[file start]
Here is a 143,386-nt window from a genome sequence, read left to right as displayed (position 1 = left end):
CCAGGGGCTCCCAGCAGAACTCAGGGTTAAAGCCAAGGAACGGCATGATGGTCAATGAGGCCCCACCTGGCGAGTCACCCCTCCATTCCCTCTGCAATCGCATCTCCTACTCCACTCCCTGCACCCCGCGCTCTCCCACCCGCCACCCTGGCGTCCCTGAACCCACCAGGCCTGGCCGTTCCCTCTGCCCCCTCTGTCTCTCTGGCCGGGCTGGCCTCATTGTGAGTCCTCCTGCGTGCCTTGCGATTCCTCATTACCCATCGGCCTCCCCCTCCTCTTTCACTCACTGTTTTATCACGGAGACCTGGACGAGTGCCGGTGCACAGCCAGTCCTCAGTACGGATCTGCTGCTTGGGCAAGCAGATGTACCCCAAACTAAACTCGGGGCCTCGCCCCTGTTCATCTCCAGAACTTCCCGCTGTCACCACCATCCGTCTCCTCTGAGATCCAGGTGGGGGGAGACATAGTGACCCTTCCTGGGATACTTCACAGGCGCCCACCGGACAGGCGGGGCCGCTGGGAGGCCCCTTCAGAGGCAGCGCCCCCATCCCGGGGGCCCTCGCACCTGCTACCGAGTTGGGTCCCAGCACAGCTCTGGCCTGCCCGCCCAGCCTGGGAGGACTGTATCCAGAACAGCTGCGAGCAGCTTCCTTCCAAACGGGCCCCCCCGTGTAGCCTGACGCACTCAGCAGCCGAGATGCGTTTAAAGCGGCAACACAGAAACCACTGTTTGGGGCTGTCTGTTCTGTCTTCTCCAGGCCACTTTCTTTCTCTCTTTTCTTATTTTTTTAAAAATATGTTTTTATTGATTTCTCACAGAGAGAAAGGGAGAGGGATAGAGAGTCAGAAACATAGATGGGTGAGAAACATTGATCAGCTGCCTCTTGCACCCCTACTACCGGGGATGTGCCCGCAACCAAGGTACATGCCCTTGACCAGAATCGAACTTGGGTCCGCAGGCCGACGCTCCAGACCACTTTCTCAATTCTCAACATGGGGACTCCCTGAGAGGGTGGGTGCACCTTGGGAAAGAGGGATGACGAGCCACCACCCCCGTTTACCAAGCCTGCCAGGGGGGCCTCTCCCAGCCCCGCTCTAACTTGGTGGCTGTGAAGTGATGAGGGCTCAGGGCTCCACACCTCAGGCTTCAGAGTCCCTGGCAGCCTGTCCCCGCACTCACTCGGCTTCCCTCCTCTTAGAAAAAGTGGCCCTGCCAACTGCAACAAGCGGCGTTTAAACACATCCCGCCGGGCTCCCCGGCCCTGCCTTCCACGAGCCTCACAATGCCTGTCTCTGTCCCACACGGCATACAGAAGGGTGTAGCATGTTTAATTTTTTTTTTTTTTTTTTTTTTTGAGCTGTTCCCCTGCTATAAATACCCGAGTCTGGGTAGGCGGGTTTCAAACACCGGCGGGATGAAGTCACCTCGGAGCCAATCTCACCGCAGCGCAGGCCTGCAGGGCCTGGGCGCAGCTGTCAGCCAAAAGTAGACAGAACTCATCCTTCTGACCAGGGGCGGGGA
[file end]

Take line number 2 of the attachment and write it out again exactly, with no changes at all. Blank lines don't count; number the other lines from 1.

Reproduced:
CCAGGGGCTCCCAGCAGAACTCAGGGTTAAAGCCAAGGAACGGCATGATGGTCAATGAGGCCCCACCTGGCGAGTCACCCCTCCATTCCCTCTGCAATCGCATCTCCTACTCCACTCCCTGCACCCCGCGCTCTCCCACCCGCCACCCTGGCGTCCCTGAACCCACCAGGCCTGGCCGTTCCCTCTGCCCCCTCTGTCTCTCTGGCCGGGCTGGCCTCATTGTGAGTCCTCCTGCGTGCCTTGCGATTCCTCATTACCCATCGGCCTCCCCCTCCTCTTTCACTCACTGTTTTATCACGGAGACCTGGACGAGTGCCGGTGCACAGCCAGTCCTCAGTACGGATCTGCTGCTTGGGCAAGCAGATGTACCCCAAACTAAACTCGGGGCCTCGCCCCTGTTCATCTCCAGAACTTCCCGCTGTCACCACCATCCGTCTCCTCTGAGATCCAGGTGGGGGGAGACATAGTGACCCTTCCTGGGATACTTCACAGGCGCCCACCGGACAGGCGGGGCCGCTGGGAGGCCCCTTCAGAGGCAGCGCCCCCATCCCGGGGGCCCTCGCACCTGCTACCGAGTTGGGTCCCAGCACAGCTCTGGCCTGCCCGCCCAGCCTGGGAGGACTGTATCCAGAACAGCTGCGAGCAGCTTCCTTCCAAACGGGCCCCCCCGTGTAGCCTGACGCACTCAGCAGCCGAGATGCGTTTAAAGCGGCAACACAGAAACCACTGTTTGGGGCTGTCTGTTCTGTCTTCTCCAGGCCACTTTCTTTCTCTCTTTTCTTATTTTTTTAAAAATATGTTTTTATTGATTTCTCACAGAGAGAAAGGGAGAGGGATAGAGAGTCAGAAACATAGATGGGTGAGAAACATTGATCAGCTGCCTCTTGCACCCCTACTACCGGGGATGTGCCCGCAACCAAGGTACATGCCCTTGACCAGAATCGAACTTGGGTCCGCAGGCCGACGCTCCAGACCACTTTCTCAATTCTCAACATGGGGACTCCCTGAGAGGGTGGGTGCACCTTGGGAAAGAGGGATGACGAGCCACCACCCCCGTTTACCAAGCCTGCCAGGGGGGCCTCTCCCAGCCCCGCTCTAACTTGGTGGCTGTGAAGTGATGAGGGCTCAGGGCTCCACACCTCAGGCTTCAGAGTCCCTGGCAGCCTGTCCCCGCACTCACTCGGCTTCCCTCCTCTTAGAAAAAGTGGCCCTGCCAACTGCAACAAGCGGCGTTTAAACACATCCCGCCGGGCTCCCCGGCCCTGCCTTCCACGAGCCTCACAATGCCTGTCTCTGTCCCACACGGCATACAGAAGGGTGTAGCATGTTTAATTTTTTTTTTTTTTTTTTTTTTTGAGCTGTTCCCCTGCTATAAATACCCGAGTCTGGGTAGGCGGGTTTCAAACACCGGCGGGATGAAGTCACCTCGGAGCCAATCTCACCGCAGCGCAGGCCTGCAGGGCCTGGGCGCAGCTGTCAGCCAAAAGTAGACAGAACTCATCCTTCTGACCAGGGGCGGGGA